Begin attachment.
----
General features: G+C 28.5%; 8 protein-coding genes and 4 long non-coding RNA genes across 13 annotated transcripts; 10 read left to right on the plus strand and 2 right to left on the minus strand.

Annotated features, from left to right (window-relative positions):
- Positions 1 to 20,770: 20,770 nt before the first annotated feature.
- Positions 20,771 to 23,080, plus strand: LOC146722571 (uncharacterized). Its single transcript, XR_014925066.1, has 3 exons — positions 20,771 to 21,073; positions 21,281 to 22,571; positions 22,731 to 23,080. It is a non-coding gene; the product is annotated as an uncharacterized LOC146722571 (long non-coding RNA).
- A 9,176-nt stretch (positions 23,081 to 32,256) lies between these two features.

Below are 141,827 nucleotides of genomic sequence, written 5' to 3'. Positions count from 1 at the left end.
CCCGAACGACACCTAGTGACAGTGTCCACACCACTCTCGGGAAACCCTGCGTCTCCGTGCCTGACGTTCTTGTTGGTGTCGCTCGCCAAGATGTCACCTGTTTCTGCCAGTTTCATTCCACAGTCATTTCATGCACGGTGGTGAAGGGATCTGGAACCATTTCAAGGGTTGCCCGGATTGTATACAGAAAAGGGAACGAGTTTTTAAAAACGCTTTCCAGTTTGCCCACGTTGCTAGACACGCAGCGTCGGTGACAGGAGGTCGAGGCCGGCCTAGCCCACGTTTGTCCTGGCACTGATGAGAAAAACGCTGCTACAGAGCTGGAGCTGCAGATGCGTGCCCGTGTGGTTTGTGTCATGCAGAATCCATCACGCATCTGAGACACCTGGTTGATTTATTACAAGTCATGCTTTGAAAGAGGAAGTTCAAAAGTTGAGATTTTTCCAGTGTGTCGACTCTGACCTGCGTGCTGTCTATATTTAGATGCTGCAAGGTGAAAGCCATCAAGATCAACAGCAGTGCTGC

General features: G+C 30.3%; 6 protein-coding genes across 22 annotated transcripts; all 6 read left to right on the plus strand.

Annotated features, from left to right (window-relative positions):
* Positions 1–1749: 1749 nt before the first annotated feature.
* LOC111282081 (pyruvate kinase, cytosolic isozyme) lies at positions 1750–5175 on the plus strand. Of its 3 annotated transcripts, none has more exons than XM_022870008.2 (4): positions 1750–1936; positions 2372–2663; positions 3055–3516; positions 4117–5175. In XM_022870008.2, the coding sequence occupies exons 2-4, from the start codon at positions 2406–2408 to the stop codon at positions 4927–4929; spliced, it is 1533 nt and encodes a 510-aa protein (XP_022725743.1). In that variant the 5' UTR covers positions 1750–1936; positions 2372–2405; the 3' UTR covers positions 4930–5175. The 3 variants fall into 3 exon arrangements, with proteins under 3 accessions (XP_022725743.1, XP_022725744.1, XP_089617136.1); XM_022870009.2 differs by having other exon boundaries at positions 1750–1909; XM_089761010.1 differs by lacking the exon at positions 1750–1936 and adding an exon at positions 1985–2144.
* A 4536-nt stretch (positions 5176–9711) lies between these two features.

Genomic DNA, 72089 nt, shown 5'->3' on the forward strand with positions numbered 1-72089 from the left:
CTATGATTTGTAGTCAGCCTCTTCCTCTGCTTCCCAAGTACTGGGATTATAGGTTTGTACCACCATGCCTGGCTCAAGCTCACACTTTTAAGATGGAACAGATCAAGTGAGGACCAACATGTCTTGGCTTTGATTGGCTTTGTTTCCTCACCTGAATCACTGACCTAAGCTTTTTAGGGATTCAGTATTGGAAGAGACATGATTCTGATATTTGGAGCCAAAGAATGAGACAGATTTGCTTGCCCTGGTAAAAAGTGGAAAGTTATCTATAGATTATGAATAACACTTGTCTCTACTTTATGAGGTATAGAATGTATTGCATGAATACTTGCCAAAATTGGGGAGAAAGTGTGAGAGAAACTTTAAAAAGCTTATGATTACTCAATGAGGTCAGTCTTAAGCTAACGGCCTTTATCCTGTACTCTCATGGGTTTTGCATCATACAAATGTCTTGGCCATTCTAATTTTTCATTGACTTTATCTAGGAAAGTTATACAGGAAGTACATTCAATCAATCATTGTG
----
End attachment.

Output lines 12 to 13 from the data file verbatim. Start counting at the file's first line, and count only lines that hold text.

* A 4536-nt stretch (positions 5176–9711) lies between these two features.

Genomic DNA, 72089 nt, shown 5'->3' on the forward strand with positions numbered 1-72089 from the left: